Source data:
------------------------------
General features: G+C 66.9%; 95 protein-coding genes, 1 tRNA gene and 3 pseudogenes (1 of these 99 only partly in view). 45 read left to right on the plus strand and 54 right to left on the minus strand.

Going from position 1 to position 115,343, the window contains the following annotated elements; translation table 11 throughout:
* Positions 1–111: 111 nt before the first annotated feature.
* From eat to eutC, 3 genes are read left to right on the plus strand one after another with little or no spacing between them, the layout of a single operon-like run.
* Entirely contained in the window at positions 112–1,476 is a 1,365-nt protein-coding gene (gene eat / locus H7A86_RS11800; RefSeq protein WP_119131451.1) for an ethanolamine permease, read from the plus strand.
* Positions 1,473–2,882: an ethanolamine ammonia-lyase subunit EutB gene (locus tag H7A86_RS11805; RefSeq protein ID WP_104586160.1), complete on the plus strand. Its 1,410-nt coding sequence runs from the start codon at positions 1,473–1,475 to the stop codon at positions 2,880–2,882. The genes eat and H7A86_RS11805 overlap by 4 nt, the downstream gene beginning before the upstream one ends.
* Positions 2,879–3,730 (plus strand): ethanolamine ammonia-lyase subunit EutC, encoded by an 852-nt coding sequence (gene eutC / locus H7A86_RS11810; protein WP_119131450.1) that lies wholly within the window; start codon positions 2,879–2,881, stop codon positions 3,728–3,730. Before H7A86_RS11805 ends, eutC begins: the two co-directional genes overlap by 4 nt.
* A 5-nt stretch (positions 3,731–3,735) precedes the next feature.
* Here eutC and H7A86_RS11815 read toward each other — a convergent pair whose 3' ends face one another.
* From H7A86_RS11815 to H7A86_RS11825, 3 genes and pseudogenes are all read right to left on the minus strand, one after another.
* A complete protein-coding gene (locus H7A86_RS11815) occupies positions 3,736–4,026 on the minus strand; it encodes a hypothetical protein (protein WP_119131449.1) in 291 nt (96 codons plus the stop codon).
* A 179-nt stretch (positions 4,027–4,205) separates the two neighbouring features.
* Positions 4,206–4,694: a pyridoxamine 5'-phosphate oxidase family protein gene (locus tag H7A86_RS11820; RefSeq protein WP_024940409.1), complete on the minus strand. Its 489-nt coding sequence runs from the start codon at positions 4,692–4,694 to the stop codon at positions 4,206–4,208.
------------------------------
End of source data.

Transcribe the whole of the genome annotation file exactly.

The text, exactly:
General features: G+C 66.9%; 95 protein-coding genes, 1 tRNA gene and 3 pseudogenes (1 of these 99 only partly in view). 45 read left to right on the plus strand and 54 right to left on the minus strand.

Going from position 1 to position 115,343, the window contains the following annotated elements; translation table 11 throughout:
* Positions 1–111: 111 nt before the first annotated feature.
* From eat to eutC, 3 genes are read left to right on the plus strand one after another with little or no spacing between them, the layout of a single operon-like run.
* Entirely contained in the window at positions 112–1,476 is a 1,365-nt protein-coding gene (gene eat / locus H7A86_RS11800; RefSeq protein WP_119131451.1) for an ethanolamine permease, read from the plus strand.
* Positions 1,473–2,882: an ethanolamine ammonia-lyase subunit EutB gene (locus tag H7A86_RS11805; RefSeq protein ID WP_104586160.1), complete on the plus strand. Its 1,410-nt coding sequence runs from the start codon at positions 1,473–1,475 to the stop codon at positions 2,880–2,882. The genes eat and H7A86_RS11805 overlap by 4 nt, the downstream gene beginning before the upstream one ends.
* Positions 2,879–3,730 (plus strand): ethanolamine ammonia-lyase subunit EutC, encoded by an 852-nt coding sequence (gene eutC / locus H7A86_RS11810; protein WP_119131450.1) that lies wholly within the window; start codon positions 2,879–2,881, stop codon positions 3,728–3,730. Before H7A86_RS11805 ends, eutC begins: the two co-directional genes overlap by 4 nt.
* A 5-nt stretch (positions 3,731–3,735) precedes the next feature.
* Here eutC and H7A86_RS11815 read toward each other — a convergent pair whose 3' ends face one another.
* From H7A86_RS11815 to H7A86_RS11825, 3 genes and pseudogenes are all read right to left on the minus strand, one after another.
* A complete protein-coding gene (locus H7A86_RS11815) occupies positions 3,736–4,026 on the minus strand; it encodes a hypothetical protein (protein WP_119131449.1) in 291 nt (96 codons plus the stop codon).
* A 179-nt stretch (positions 4,027–4,205) separates the two neighbouring features.
* Positions 4,206–4,694: a pyridoxamine 5'-phosphate oxidase family protein gene (locus tag H7A86_RS11820; RefSeq protein WP_024940409.1), complete on the minus strand. Its 489-nt coding sequence runs from the start codon at positions 4,692–4,694 to the stop codon at positions 4,206–4,208.